The draft Declaration, as presented in document A/CONF.166/ PC/L.13, contained 43 paragraphs. It noted the current social situation and called for action on many fronts, including: development of strategies to eliminate extreme poverty; assurance of the rights of workers; respect for diversity; and mobilization of financial resources. Most of the 49 participants who spoke during the discussion noted the need for a short, concise statement of political will. Other areas of consensus included the need for a definition of social development and the need for a link between the Declaration and the Programme of Action.
A few delegates made recommendations on the structure of the Declaration. Australia, for example, suggested a Declaration with three parts: identification of the reasons for and importance of the Summit; new commitments and actions to be undertaken by actors at all levels; and a statement of principles. Germany, on behalf of the EU, also proposed a three-pronged structure: the state of social development; a strategy based on principles and consisting of concrete objectives; and incorporation of the main commitments from the Programme of Action. Tunisia recommended a two-part text that would examine the social development situation and identify objectives.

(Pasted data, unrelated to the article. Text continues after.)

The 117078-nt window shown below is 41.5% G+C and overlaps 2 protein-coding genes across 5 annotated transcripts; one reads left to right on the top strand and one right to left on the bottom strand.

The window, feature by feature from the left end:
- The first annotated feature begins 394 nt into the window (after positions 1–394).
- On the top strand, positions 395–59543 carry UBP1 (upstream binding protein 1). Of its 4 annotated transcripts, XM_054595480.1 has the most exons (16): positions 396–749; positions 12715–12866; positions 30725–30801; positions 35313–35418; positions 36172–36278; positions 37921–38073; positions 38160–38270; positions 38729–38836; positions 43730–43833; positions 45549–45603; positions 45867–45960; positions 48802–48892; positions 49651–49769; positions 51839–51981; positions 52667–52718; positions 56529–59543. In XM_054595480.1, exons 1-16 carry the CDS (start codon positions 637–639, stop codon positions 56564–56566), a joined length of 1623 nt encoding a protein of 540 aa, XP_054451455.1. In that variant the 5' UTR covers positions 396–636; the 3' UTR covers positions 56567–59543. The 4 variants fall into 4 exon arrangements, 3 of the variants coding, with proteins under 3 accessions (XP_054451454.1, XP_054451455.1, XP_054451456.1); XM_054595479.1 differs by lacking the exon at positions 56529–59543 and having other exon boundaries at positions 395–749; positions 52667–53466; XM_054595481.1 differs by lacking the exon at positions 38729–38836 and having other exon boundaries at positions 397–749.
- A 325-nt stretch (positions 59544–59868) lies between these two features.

While delegates agreed on the benefits of a shorter document, many proceeded to list numerous priority issues to be included in the redraft. Among these issues were: protection and promotion of human rights; provision of health services; equality of opportunities for all; abolition of trade barriers; immigration law reform; elimination of child labour; integration of the most vulnerable in society; and support for the role of the family.
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